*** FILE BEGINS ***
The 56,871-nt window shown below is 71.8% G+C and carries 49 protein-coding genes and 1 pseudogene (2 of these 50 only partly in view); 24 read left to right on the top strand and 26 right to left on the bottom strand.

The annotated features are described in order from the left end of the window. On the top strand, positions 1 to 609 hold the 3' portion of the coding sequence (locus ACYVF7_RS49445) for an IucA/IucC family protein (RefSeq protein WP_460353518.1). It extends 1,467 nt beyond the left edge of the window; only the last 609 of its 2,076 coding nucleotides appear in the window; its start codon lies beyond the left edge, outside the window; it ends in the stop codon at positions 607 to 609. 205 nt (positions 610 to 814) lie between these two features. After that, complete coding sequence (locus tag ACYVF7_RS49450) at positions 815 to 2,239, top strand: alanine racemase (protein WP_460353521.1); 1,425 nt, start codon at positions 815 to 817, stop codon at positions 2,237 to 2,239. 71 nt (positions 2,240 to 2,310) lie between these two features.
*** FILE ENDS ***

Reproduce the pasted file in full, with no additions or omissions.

The 56,871-nt window shown below is 71.8% G+C and carries 49 protein-coding genes and 1 pseudogene (2 of these 50 only partly in view); 24 read left to right on the top strand and 26 right to left on the bottom strand.

The annotated features are described in order from the left end of the window. On the top strand, positions 1 to 609 hold the 3' portion of the coding sequence (locus ACYVF7_RS49445) for an IucA/IucC family protein (RefSeq protein WP_460353518.1). It extends 1,467 nt beyond the left edge of the window; only the last 609 of its 2,076 coding nucleotides appear in the window; its start codon lies beyond the left edge, outside the window; it ends in the stop codon at positions 607 to 609. 205 nt (positions 610 to 814) lie between these two features. After that, complete coding sequence (locus tag ACYVF7_RS49450) at positions 815 to 2,239, top strand: alanine racemase (protein WP_460353521.1); 1,425 nt, start codon at positions 815 to 817, stop codon at positions 2,237 to 2,239. 71 nt (positions 2,240 to 2,310) lie between these two features.